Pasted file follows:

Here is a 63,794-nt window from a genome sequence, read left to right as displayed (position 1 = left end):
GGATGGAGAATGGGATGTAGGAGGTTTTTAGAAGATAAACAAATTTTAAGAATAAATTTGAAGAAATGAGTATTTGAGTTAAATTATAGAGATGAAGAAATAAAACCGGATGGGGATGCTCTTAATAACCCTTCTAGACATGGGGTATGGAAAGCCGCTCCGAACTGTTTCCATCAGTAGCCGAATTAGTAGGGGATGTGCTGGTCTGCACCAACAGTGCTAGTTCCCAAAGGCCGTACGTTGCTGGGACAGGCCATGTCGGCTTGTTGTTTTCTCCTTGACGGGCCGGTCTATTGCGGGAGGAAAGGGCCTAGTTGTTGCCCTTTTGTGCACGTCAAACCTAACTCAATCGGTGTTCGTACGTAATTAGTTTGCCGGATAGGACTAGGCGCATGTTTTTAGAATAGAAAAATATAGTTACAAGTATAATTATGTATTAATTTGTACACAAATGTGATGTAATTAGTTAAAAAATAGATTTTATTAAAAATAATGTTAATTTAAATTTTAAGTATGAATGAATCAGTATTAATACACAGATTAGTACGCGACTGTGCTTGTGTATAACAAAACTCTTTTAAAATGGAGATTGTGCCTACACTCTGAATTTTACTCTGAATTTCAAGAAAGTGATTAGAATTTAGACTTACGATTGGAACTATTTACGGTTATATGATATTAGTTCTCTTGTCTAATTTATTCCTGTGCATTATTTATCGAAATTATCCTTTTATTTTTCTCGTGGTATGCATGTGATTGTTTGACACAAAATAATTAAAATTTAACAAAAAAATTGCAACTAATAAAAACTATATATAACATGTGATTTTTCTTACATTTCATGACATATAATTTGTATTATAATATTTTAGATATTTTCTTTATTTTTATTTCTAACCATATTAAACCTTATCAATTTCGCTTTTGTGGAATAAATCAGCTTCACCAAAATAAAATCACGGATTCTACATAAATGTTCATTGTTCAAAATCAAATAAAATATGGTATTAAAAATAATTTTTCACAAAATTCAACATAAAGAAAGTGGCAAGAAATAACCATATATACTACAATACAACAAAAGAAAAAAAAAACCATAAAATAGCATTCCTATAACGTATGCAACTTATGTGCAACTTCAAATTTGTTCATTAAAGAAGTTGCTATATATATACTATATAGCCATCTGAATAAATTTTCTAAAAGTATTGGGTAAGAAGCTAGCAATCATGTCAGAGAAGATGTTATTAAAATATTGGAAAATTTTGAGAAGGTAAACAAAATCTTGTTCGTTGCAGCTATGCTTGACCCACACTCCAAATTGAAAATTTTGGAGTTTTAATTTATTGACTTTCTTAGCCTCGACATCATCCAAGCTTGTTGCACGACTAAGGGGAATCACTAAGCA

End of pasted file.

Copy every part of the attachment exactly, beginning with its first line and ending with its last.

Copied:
Here is a 63,794-nt window from a genome sequence, read left to right as displayed (position 1 = left end):
GGATGGAGAATGGGATGTAGGAGGTTTTTAGAAGATAAACAAATTTTAAGAATAAATTTGAAGAAATGAGTATTTGAGTTAAATTATAGAGATGAAGAAATAAAACCGGATGGGGATGCTCTTAATAACCCTTCTAGACATGGGGTATGGAAAGCCGCTCCGAACTGTTTCCATCAGTAGCCGAATTAGTAGGGGATGTGCTGGTCTGCACCAACAGTGCTAGTTCCCAAAGGCCGTACGTTGCTGGGACAGGCCATGTCGGCTTGTTGTTTTCTCCTTGACGGGCCGGTCTATTGCGGGAGGAAAGGGCCTAGTTGTTGCCCTTTTGTGCACGTCAAACCTAACTCAATCGGTGTTCGTACGTAATTAGTTTGCCGGATAGGACTAGGCGCATGTTTTTAGAATAGAAAAATATAGTTACAAGTATAATTATGTATTAATTTGTACACAAATGTGATGTAATTAGTTAAAAAATAGATTTTATTAAAAATAATGTTAATTTAAATTTTAAGTATGAATGAATCAGTATTAATACACAGATTAGTACGCGACTGTGCTTGTGTATAACAAAACTCTTTTAAAATGGAGATTGTGCCTACACTCTGAATTTTACTCTGAATTTCAAGAAAGTGATTAGAATTTAGACTTACGATTGGAACTATTTACGGTTATATGATATTAGTTCTCTTGTCTAATTTATTCCTGTGCATTATTTATCGAAATTATCCTTTTATTTTTCTCGTGGTATGCATGTGATTGTTTGACACAAAATAATTAAAATTTAACAAAAAAATTGCAACTAATAAAAACTATATATAACATGTGATTTTTCTTACATTTCATGACATATAATTTGTATTATAATATTTTAGATATTTTCTTTATTTTTATTTCTAACCATATTAAACCTTATCAATTTCGCTTTTGTGGAATAAATCAGCTTCACCAAAATAAAATCACGGATTCTACATAAATGTTCATTGTTCAAAATCAAATAAAATATGGTATTAAAAATAATTTTTCACAAAATTCAACATAAAGAAAGTGGCAAGAAATAACCATATATACTACAATACAACAAAAGAAAAAAAAAACCATAAAATAGCATTCCTATAACGTATGCAACTTATGTGCAACTTCAAATTTGTTCATTAAAGAAGTTGCTATATATATACTATATAGCCATCTGAATAAATTTTCTAAAAGTATTGGGTAAGAAGCTAGCAATCATGTCAGAGAAGATGTTATTAAAATATTGGAAAATTTTGAGAAGGTAAACAAAATCTTGTTCGTTGCAGCTATGCTTGACCCACACTCCAAATTGAAAATTTTGGAGTTTTAATTTATTGACTTTCTTAGCCTCGACATCATCCAAGCTTGTTGCACGACTAAGGGGAATCACTAAGCA